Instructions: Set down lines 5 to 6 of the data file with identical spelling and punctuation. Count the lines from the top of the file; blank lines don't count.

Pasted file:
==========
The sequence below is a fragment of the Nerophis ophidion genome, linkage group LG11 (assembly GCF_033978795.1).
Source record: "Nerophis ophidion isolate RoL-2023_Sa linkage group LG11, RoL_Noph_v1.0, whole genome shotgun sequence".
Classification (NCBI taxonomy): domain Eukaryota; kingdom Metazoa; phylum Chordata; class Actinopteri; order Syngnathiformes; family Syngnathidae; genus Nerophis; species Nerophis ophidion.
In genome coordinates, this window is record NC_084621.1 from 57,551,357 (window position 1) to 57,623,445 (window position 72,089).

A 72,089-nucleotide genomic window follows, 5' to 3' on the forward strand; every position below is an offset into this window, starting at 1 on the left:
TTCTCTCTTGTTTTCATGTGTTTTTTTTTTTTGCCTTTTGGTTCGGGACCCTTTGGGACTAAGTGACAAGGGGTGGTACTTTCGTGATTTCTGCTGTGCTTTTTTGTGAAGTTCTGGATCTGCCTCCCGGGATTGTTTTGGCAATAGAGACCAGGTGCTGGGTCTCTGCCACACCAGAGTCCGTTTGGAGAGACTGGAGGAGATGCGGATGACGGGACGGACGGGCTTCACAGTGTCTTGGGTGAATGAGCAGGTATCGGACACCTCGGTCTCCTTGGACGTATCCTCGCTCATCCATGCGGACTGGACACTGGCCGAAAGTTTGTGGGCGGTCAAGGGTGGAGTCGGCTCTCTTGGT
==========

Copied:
A 72,089-nucleotide genomic window follows, 5' to 3' on the forward strand; every position below is an offset into this window, starting at 1 on the left:
TTCTCTCTTGTTTTCATGTGTTTTTTTTTTTTGCCTTTTGGTTCGGGACCCTTTGGGACTAAGTGACAAGGGGTGGTACTTTCGTGATTTCTGCTGTGCTTTTTTGTGAAGTTCTGGATCTGCCTCCCGGGATTGTTTTGGCAATAGAGACCAGGTGCTGGGTCTCTGCCACACCAGAGTCCGTTTGGAGAGACTGGAGGAGATGCGGATGACGGGACGGACGGGCTTCACAGTGTCTTGGGTGAATGAGCAGGTATCGGACACCTCGGTCTCCTTGGACGTATCCTCGCTCATCCATGCGGACTGGACACTGGCCGAAAGTTTGTGGGCGGTCAAGGGTGGAGTCGGCTCTCTTGGT